Indiana Tops Terror Targets

Washington, D.C.  One flaw in the federal funding system that has long been recognised is that states compete against one another for limited budgets.  This can have almost comical results.  Take the $41 billion Homeland Security budget.  To divvy it up between the states, an assessment is made of the terrorist threat using the number of potential targets.  These are assessed on – for example – either the economic value (over $10bn) or number of lives (25,000 or more) that are potentially at risk.  These are then put on the National Assets Database (NADB).

A recent report by the Office of the Inspector General of the Department of Homeland Security has caused much amusement in the US media because it reveals that Indiana, with 8,591 such assets, has some 50% more than New York (5,687) and more than two-and-a-half times as many as California (3,122).  The cause of the mirth has been the apparently mistaken inclusion of ‘assets’ such as Old MacDonald’s Petting Zoo, Kangaroo Conservation Center, Beach at the end of [a] street, an ice cream parlor and a donut shop.  In the US press these have been mistakenly allocated to Indiana.  In fact, these ‘assets’ are not attributed to any particular state in the report.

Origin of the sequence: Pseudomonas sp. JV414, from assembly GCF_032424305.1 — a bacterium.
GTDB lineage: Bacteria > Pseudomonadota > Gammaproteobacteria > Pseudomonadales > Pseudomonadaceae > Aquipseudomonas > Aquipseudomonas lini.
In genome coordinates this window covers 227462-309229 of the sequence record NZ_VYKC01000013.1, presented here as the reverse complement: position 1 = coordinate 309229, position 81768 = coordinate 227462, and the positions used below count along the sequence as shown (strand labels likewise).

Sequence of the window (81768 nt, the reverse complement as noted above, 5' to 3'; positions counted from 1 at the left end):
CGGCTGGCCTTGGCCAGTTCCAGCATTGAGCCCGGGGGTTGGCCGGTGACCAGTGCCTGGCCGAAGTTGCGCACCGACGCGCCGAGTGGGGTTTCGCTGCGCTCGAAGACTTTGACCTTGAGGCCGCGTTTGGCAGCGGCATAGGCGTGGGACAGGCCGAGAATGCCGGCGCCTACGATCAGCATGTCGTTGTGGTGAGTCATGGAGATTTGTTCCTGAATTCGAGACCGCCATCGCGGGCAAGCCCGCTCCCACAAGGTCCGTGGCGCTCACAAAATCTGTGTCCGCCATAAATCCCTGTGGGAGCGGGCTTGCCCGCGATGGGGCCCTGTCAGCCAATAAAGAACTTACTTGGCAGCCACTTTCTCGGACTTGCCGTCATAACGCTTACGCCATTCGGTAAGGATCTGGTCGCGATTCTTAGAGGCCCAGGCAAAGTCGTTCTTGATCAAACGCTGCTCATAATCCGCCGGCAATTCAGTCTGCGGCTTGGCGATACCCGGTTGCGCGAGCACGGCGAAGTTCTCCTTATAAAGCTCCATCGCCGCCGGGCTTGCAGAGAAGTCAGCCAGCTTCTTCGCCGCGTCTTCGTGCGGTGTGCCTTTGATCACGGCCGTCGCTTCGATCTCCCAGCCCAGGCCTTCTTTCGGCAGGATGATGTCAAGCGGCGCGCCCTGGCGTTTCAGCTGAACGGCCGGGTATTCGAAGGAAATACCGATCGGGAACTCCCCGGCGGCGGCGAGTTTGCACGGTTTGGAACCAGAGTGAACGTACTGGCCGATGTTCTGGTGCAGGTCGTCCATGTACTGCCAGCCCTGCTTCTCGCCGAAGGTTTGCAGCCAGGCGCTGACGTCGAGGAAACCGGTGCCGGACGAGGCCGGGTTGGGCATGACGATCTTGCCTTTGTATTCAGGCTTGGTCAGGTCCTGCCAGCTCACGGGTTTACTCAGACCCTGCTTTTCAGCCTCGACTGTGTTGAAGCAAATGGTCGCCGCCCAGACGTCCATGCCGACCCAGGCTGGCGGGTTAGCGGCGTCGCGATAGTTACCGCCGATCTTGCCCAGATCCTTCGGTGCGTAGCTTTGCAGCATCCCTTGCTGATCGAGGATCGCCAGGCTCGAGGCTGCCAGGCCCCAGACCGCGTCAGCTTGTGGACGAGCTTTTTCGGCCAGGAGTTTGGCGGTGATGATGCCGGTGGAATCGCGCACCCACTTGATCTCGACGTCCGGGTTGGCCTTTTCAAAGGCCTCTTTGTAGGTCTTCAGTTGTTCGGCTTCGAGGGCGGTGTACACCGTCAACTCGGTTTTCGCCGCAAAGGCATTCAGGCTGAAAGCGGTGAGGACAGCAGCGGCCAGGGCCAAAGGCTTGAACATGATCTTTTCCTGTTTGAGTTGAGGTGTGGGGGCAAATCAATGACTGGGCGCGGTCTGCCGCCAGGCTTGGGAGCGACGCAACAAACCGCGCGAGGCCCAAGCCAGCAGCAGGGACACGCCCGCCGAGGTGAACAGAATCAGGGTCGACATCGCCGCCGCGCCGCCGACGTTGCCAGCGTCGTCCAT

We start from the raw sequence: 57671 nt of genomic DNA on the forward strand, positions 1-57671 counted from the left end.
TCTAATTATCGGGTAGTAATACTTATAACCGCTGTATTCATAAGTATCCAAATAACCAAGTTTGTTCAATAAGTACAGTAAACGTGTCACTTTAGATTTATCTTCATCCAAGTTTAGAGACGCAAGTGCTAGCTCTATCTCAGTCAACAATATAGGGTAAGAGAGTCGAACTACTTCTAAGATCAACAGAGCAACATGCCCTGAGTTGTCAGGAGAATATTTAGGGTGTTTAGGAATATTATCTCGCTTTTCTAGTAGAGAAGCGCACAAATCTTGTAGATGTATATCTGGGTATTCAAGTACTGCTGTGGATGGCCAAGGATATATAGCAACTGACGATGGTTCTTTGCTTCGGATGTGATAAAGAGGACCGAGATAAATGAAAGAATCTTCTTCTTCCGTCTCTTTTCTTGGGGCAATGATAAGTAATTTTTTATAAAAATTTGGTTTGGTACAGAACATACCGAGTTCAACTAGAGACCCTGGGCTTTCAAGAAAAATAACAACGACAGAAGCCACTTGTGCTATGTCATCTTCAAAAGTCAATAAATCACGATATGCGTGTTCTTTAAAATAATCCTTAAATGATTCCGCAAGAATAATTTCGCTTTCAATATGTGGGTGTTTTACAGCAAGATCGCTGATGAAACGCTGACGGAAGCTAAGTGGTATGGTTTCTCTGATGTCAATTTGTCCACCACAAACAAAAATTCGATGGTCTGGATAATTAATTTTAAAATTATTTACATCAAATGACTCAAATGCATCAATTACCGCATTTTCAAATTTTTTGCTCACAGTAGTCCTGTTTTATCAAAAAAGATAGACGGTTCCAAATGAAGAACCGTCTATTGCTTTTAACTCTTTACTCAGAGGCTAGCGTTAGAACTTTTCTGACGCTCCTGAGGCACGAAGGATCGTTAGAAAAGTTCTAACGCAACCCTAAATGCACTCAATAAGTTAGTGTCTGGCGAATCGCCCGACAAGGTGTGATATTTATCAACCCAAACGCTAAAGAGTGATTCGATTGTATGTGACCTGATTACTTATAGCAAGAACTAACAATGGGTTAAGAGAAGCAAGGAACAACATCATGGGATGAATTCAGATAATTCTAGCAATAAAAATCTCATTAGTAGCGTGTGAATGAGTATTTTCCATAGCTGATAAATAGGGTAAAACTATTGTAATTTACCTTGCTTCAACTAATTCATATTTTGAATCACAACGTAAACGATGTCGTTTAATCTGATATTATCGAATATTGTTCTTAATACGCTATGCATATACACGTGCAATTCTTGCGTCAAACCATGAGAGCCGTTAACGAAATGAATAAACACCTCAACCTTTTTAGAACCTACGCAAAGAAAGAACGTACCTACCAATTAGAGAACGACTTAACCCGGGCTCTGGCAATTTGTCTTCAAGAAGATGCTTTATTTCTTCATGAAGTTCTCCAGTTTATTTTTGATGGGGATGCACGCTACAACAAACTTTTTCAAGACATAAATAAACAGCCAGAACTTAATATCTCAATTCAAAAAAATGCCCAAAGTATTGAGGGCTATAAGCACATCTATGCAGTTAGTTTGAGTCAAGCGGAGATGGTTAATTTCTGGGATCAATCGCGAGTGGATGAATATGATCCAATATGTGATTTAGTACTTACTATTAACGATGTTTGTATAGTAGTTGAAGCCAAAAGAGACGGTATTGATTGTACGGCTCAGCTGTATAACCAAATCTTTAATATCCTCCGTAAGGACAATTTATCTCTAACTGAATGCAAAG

The extraordinary disparity between the numbers of assets between states can be explained by the lack of guidance from a confused central administration.  For example, due to lack of guidelines the entire Bay Area Rapid Transit system (the underground railway in the San Francisco Bay area) is listed as a single asset, whereas New York lists all 739 stations separately.  Furthermore, according to the report New York accounts for just 2% of the country’s banking assets, ranking between Missouri and North Dakota.  Where Indiana does appear to misreport is in the public health sector, where it lists 65% of the country’s total — including 417 nursing homes, which are apparently ‘critical assets’.

The extent of the confusion at the heart of the Department of Homeland Security is apparent when the report states that assets where ‘criticality needs to be determined’ include 25 golf courses, 24 swimming pools and 718 mortuaries.  Conspiracy theorists might be interested to know that 34 Coca-Cola bottlers/distributors also make the ‘critical’ list, but that no Pepsi-Cola facilities are included.


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